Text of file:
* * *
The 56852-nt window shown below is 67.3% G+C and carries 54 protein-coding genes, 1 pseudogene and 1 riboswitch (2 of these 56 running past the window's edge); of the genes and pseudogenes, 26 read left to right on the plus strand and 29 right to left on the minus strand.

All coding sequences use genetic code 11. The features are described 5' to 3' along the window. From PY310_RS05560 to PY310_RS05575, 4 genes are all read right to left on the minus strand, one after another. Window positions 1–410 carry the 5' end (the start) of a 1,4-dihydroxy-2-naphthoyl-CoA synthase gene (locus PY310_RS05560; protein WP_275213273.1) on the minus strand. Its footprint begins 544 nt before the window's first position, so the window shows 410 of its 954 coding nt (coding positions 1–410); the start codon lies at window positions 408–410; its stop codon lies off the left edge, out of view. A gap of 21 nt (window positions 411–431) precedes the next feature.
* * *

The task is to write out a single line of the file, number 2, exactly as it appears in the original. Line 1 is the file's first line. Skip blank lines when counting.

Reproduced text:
All coding sequences use genetic code 11. The features are described 5' to 3' along the window. From PY310_RS05560 to PY310_RS05575, 4 genes are all read right to left on the minus strand, one after another. Window positions 1–410 carry the 5' end (the start) of a 1,4-dihydroxy-2-naphthoyl-CoA synthase gene (locus PY310_RS05560; protein WP_275213273.1) on the minus strand. Its footprint begins 544 nt before the window's first position, so the window shows 410 of its 954 coding nt (coding positions 1–410); the start codon lies at window positions 408–410; its stop codon lies off the left edge, out of view. A gap of 21 nt (window positions 411–431) precedes the next feature.